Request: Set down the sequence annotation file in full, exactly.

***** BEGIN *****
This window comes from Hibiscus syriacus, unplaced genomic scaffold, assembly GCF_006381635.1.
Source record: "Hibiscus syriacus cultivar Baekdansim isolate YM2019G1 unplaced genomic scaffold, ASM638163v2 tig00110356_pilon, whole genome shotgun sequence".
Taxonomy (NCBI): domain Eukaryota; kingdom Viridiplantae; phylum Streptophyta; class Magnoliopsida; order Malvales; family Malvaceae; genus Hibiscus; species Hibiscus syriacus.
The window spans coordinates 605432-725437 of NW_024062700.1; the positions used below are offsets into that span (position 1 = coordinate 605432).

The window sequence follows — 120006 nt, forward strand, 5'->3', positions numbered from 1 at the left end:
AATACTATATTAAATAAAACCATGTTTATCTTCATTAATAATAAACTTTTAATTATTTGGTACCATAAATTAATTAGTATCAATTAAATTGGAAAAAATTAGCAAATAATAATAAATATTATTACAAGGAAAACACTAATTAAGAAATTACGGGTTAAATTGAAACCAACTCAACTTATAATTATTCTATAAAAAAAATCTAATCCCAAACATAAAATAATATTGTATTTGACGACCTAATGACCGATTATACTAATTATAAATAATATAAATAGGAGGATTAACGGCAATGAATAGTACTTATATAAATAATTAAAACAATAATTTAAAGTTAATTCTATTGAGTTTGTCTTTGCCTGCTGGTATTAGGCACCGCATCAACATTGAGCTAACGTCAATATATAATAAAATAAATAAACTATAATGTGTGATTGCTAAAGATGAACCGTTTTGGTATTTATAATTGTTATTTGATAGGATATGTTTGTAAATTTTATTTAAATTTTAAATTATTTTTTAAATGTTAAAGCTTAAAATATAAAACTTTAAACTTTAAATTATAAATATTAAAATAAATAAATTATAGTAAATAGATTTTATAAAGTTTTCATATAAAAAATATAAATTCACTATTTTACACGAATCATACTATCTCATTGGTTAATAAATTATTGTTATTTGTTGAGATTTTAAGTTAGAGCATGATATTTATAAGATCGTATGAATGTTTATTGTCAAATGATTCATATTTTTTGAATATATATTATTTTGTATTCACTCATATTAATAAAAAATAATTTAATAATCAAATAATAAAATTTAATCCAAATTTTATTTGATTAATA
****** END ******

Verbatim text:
This window comes from Hibiscus syriacus, unplaced genomic scaffold, assembly GCF_006381635.1.
Source record: "Hibiscus syriacus cultivar Baekdansim isolate YM2019G1 unplaced genomic scaffold, ASM638163v2 tig00110356_pilon, whole genome shotgun sequence".
Taxonomy (NCBI): domain Eukaryota; kingdom Viridiplantae; phylum Streptophyta; class Magnoliopsida; order Malvales; family Malvaceae; genus Hibiscus; species Hibiscus syriacus.
The window spans coordinates 605432-725437 of NW_024062700.1; the positions used below are offsets into that span (position 1 = coordinate 605432).

The window sequence follows — 120006 nt, forward strand, 5'->3', positions numbered from 1 at the left end:
AATACTATATTAAATAAAACCATGTTTATCTTCATTAATAATAAACTTTTAATTATTTGGTACCATAAATTAATTAGTATCAATTAAATTGGAAAAAATTAGCAAATAATAATAAATATTATTACAAGGAAAACACTAATTAAGAAATTACGGGTTAAATTGAAACCAACTCAACTTATAATTATTCTATAAAAAAAATCTAATCCCAAACATAAAATAATATTGTATTTGACGACCTAATGACCGATTATACTAATTATAAATAATATAAATAGGAGGATTAACGGCAATGAATAGTACTTATATAAATAATTAAAACAATAATTTAAAGTTAATTCTATTGAGTTTGTCTTTGCCTGCTGGTATTAGGCACCGCATCAACATTGAGCTAACGTCAATATATAATAAAATAAATAAACTATAATGTGTGATTGCTAAAGATGAACCGTTTTGGTATTTATAATTGTTATTTGATAGGATATGTTTGTAAATTTTATTTAAATTTTAAATTATTTTTTAAATGTTAAAGCTTAAAATATAAAACTTTAAACTTTAAATTATAAATATTAAAATAAATAAATTATAGTAAATAGATTTTATAAAGTTTTCATATAAAAAATATAAATTCACTATTTTACACGAATCATACTATCTCATTGGTTAATAAATTATTGTTATTTGTTGAGATTTTAAGTTAGAGCATGATATTTATAAGATCGTATGAATGTTTATTGTCAAATGATTCATATTTTTTGAATATATATTATTTTGTATTCACTCATATTAATAAAAAATAATTTAATAATCAAATAATAAAATTTAATCCAAATTTTATTTGATTAATA